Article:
In the West, chilly weather lingers across the central and southern Rockies. Elsewhere, hot, dry conditions favor fieldwork, including Northwestern winter wheat planting, California’s rice harvest, and Arizona’s cotton harvest.

On the Plains, dry, unusually warm weather across northern areas is promoting spring wheat harvesting and winter wheat planting. In contrast, a chilly rain lingers on the central High Plains, while cool air has settled across the central and southern Plains.

In the Corn Belt, mild weather continues to push late-developing corn and soybeans toward maturation, although scattered showers dot eastern areas. A small amount of summer crop harvesting is underway; by September 20, for example, soybeans were 2% harvested in Iowa and 1% harvested in Nebraska.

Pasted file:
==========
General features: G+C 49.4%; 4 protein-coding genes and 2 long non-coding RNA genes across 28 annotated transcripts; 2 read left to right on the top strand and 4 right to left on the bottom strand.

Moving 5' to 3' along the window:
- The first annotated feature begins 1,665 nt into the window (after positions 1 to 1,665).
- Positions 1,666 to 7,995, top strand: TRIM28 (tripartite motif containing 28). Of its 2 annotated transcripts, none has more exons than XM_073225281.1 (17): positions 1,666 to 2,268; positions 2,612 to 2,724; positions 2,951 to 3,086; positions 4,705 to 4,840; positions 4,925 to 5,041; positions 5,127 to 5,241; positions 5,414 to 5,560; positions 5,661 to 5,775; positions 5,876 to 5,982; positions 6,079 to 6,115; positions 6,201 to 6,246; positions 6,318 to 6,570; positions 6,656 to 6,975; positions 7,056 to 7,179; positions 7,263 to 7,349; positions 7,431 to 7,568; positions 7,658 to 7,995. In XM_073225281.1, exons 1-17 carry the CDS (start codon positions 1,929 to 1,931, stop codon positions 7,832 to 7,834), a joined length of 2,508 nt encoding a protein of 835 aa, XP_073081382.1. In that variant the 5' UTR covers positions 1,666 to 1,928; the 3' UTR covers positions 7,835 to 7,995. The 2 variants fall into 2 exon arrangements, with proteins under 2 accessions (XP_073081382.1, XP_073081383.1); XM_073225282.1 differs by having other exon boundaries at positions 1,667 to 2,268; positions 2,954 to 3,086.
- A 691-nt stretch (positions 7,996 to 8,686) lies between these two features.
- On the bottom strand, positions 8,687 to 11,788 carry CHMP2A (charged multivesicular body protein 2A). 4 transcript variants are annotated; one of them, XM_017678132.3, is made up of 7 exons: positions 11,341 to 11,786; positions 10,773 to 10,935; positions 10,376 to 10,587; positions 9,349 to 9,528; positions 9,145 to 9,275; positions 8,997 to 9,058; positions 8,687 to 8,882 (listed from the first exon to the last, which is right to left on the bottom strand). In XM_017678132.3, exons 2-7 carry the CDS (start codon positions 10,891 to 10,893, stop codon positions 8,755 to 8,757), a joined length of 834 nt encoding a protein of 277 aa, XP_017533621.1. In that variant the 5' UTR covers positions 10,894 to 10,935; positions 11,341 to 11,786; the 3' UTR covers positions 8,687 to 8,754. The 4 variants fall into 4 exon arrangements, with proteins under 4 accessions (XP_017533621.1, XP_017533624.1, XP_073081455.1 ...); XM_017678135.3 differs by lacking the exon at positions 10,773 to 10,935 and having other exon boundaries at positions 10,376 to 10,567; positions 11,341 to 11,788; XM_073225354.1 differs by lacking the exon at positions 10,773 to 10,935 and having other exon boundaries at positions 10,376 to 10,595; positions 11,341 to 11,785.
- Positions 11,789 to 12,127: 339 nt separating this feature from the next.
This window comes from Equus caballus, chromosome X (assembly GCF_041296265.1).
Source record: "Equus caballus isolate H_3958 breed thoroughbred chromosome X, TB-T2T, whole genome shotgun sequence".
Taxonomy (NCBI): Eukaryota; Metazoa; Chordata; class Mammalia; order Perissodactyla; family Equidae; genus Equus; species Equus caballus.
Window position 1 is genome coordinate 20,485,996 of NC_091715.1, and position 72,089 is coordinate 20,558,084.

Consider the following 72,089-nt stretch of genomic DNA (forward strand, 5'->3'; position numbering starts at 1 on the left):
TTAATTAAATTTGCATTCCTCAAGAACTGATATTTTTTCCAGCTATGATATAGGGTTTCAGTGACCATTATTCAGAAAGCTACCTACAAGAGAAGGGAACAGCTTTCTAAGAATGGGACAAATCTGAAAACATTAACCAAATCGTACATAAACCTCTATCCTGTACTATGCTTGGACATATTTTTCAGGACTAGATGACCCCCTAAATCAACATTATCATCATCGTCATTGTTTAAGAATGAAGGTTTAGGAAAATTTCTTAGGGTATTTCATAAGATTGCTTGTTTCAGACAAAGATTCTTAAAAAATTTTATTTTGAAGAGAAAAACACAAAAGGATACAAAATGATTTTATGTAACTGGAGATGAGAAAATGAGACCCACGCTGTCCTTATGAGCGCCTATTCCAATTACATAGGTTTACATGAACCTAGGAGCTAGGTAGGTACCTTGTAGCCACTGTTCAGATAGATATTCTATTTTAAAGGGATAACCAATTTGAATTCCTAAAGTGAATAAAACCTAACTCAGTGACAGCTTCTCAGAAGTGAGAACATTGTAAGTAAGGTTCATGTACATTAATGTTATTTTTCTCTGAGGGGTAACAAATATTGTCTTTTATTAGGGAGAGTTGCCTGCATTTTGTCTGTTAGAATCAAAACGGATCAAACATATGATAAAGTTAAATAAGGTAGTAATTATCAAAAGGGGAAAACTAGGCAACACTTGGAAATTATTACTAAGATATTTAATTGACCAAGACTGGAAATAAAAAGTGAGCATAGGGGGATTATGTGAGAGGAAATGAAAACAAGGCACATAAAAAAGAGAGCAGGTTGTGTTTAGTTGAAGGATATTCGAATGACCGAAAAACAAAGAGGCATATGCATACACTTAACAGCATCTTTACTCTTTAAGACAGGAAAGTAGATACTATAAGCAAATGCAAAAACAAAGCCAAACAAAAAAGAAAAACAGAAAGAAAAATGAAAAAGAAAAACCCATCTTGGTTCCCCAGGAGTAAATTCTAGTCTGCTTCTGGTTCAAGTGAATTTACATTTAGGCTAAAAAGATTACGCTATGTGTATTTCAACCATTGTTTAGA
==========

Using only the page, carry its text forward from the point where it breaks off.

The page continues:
In the South, river flooding continues in parts of the southern Appalachians and surrounding areas. Meanwhile, showery weather is providing additional drought relief in southern Texas, but perpetuating fieldwork delays and threatening the quality of unharvested crops in the lower Mississippi Valley.

Outlook: A slow-moving storm system over the central Plains will eventually drift northeastward. As a result, showers will diminish across the central Plains, although as much as 1 to 3 inches of additional rain may fall from the Mississippi River to the East Coast. In the storm’s wake, warm, dry weather will prevail into early next week from the West Coast to the Plains. Early next week, a surge of cool air will arrive across the Midwest and Northeast. The NWS 6- to 10-day outlook for September 28 – October 2 calls for cooler-than normal weather across the eastern half of the U.S., while near- to above-normal temperatures will prevail in the West. Meanwhile, below-normal precipitation across the northern Plains and the Midwest will contrast with wetter-than-normal conditions in New England, the Pacific Northwest, and from the central and southern Rockies to the Gulf Coast region.

Weather Report: Unusually Warm On The Plains, River Flooding Continues In The South